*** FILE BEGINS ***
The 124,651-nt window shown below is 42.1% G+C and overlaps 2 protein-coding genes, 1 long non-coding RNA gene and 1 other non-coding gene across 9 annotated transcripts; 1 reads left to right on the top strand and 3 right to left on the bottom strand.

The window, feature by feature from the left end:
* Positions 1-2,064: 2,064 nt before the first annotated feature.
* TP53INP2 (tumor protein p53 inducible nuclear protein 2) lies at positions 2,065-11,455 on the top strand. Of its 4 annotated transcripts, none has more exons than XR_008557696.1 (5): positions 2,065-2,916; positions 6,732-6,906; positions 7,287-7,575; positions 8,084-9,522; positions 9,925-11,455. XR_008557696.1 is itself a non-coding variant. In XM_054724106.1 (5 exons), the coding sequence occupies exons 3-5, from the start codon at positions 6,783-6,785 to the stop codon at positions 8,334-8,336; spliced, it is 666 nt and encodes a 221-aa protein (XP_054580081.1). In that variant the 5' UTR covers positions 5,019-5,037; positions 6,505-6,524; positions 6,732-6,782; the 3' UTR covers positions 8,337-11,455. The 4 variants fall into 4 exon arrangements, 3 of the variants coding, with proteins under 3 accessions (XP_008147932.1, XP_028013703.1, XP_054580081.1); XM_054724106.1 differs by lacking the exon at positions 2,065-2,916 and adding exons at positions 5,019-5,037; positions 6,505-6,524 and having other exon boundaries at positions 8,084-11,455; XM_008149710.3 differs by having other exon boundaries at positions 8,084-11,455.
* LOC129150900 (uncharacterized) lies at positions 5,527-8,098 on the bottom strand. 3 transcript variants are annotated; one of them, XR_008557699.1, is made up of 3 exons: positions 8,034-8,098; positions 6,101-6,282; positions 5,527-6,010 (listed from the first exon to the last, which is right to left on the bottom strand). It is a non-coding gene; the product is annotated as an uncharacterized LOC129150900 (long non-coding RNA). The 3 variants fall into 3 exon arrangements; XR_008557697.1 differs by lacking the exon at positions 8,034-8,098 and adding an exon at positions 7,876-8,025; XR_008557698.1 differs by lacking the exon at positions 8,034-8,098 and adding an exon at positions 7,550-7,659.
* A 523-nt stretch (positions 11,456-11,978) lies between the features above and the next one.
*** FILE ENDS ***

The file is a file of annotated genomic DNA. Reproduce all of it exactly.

The 124,651-nt window shown below is 42.1% G+C and overlaps 2 protein-coding genes, 1 long non-coding RNA gene and 1 other non-coding gene across 9 annotated transcripts; 1 reads left to right on the top strand and 3 right to left on the bottom strand.

The window, feature by feature from the left end:
* Positions 1-2,064: 2,064 nt before the first annotated feature.
* TP53INP2 (tumor protein p53 inducible nuclear protein 2) lies at positions 2,065-11,455 on the top strand. Of its 4 annotated transcripts, none has more exons than XR_008557696.1 (5): positions 2,065-2,916; positions 6,732-6,906; positions 7,287-7,575; positions 8,084-9,522; positions 9,925-11,455. XR_008557696.1 is itself a non-coding variant. In XM_054724106.1 (5 exons), the coding sequence occupies exons 3-5, from the start codon at positions 6,783-6,785 to the stop codon at positions 8,334-8,336; spliced, it is 666 nt and encodes a 221-aa protein (XP_054580081.1). In that variant the 5' UTR covers positions 5,019-5,037; positions 6,505-6,524; positions 6,732-6,782; the 3' UTR covers positions 8,337-11,455. The 4 variants fall into 4 exon arrangements, 3 of the variants coding, with proteins under 3 accessions (XP_008147932.1, XP_028013703.1, XP_054580081.1); XM_054724106.1 differs by lacking the exon at positions 2,065-2,916 and adding exons at positions 5,019-5,037; positions 6,505-6,524 and having other exon boundaries at positions 8,084-11,455; XM_008149710.3 differs by having other exon boundaries at positions 8,084-11,455.
* LOC129150900 (uncharacterized) lies at positions 5,527-8,098 on the bottom strand. 3 transcript variants are annotated; one of them, XR_008557699.1, is made up of 3 exons: positions 8,034-8,098; positions 6,101-6,282; positions 5,527-6,010 (listed from the first exon to the last, which is right to left on the bottom strand). It is a non-coding gene; the product is annotated as an uncharacterized LOC129150900 (long non-coding RNA). The 3 variants fall into 3 exon arrangements; XR_008557697.1 differs by lacking the exon at positions 8,034-8,098 and adding an exon at positions 7,876-8,025; XR_008557698.1 differs by lacking the exon at positions 8,034-8,098 and adding an exon at positions 7,550-7,659.
* A 523-nt stretch (positions 11,456-11,978) lies between the features above and the next one.